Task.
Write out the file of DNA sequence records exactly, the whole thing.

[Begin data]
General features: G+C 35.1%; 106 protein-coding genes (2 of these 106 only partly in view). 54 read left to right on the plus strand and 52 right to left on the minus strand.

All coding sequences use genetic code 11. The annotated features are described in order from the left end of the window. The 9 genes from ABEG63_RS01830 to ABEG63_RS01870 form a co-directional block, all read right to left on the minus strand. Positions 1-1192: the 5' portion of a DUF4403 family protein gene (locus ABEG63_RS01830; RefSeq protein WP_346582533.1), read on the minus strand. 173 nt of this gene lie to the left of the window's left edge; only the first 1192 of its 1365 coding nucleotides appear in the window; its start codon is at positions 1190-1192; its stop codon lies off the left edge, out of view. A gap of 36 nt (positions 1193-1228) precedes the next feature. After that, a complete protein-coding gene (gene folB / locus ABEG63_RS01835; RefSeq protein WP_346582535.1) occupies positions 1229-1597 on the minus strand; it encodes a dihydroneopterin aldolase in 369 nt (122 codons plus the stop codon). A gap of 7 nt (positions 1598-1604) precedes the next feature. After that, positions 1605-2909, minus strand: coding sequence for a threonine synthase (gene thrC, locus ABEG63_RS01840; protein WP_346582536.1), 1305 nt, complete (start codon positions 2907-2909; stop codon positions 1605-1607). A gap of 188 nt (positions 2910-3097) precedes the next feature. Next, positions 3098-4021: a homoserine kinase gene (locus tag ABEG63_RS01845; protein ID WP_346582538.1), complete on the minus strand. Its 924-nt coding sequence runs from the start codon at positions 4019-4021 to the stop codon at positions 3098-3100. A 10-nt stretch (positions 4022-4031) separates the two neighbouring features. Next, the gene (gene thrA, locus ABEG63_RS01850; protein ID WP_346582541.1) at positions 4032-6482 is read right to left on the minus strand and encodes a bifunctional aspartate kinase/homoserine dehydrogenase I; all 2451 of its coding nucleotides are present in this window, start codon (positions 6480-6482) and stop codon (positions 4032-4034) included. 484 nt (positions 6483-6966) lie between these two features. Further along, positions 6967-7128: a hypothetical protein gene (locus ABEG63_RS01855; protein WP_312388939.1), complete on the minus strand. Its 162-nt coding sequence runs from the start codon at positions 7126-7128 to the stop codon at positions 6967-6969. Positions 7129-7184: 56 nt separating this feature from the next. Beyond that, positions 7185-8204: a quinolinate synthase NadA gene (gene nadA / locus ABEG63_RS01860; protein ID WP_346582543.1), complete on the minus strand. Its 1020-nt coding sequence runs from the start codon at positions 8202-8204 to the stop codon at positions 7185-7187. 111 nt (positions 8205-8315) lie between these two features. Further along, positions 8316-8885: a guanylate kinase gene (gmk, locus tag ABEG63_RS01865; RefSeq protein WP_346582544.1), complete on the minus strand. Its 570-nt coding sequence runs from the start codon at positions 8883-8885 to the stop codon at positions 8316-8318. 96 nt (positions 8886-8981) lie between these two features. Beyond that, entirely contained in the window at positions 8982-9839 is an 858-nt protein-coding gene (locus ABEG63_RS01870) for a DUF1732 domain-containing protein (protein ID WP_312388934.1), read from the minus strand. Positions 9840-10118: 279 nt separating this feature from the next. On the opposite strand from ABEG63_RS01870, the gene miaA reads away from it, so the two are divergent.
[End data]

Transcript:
General features: G+C 35.1%; 106 protein-coding genes (2 of these 106 only partly in view). 54 read left to right on the plus strand and 52 right to left on the minus strand.

All coding sequences use genetic code 11. The annotated features are described in order from the left end of the window. The 9 genes from ABEG63_RS01830 to ABEG63_RS01870 form a co-directional block, all read right to left on the minus strand. Positions 1-1192: the 5' portion of a DUF4403 family protein gene (locus ABEG63_RS01830; RefSeq protein WP_346582533.1), read on the minus strand. 173 nt of this gene lie to the left of the window's left edge; only the first 1192 of its 1365 coding nucleotides appear in the window; its start codon is at positions 1190-1192; its stop codon lies off the left edge, out of view. A gap of 36 nt (positions 1193-1228) precedes the next feature. After that, a complete protein-coding gene (gene folB / locus ABEG63_RS01835; RefSeq protein WP_346582535.1) occupies positions 1229-1597 on the minus strand; it encodes a dihydroneopterin aldolase in 369 nt (122 codons plus the stop codon). A gap of 7 nt (positions 1598-1604) precedes the next feature. After that, positions 1605-2909, minus strand: coding sequence for a threonine synthase (gene thrC, locus ABEG63_RS01840; protein WP_346582536.1), 1305 nt, complete (start codon positions 2907-2909; stop codon positions 1605-1607). A gap of 188 nt (positions 2910-3097) precedes the next feature. Next, positions 3098-4021: a homoserine kinase gene (locus tag ABEG63_RS01845; protein ID WP_346582538.1), complete on the minus strand. Its 924-nt coding sequence runs from the start codon at positions 4019-4021 to the stop codon at positions 3098-3100. A 10-nt stretch (positions 4022-4031) separates the two neighbouring features. Next, the gene (gene thrA, locus ABEG63_RS01850; protein ID WP_346582541.1) at positions 4032-6482 is read right to left on the minus strand and encodes a bifunctional aspartate kinase/homoserine dehydrogenase I; all 2451 of its coding nucleotides are present in this window, start codon (positions 6480-6482) and stop codon (positions 4032-4034) included. 484 nt (positions 6483-6966) lie between these two features. Further along, positions 6967-7128: a hypothetical protein gene (locus ABEG63_RS01855; protein WP_312388939.1), complete on the minus strand. Its 162-nt coding sequence runs from the start codon at positions 7126-7128 to the stop codon at positions 6967-6969. Positions 7129-7184: 56 nt separating this feature from the next. Beyond that, positions 7185-8204: a quinolinate synthase NadA gene (gene nadA / locus ABEG63_RS01860; protein ID WP_346582543.1), complete on the minus strand. Its 1020-nt coding sequence runs from the start codon at positions 8202-8204 to the stop codon at positions 7185-7187. 111 nt (positions 8205-8315) lie between these two features. Further along, positions 8316-8885: a guanylate kinase gene (gmk, locus tag ABEG63_RS01865; RefSeq protein WP_346582544.1), complete on the minus strand. Its 570-nt coding sequence runs from the start codon at positions 8883-8885 to the stop codon at positions 8316-8318. 96 nt (positions 8886-8981) lie between these two features. Beyond that, entirely contained in the window at positions 8982-9839 is an 858-nt protein-coding gene (locus ABEG63_RS01870) for a DUF1732 domain-containing protein (protein ID WP_312388934.1), read from the minus strand. Positions 9840-10118: 279 nt separating this feature from the next. On the opposite strand from ABEG63_RS01870, the gene miaA reads away from it, so the two are divergent.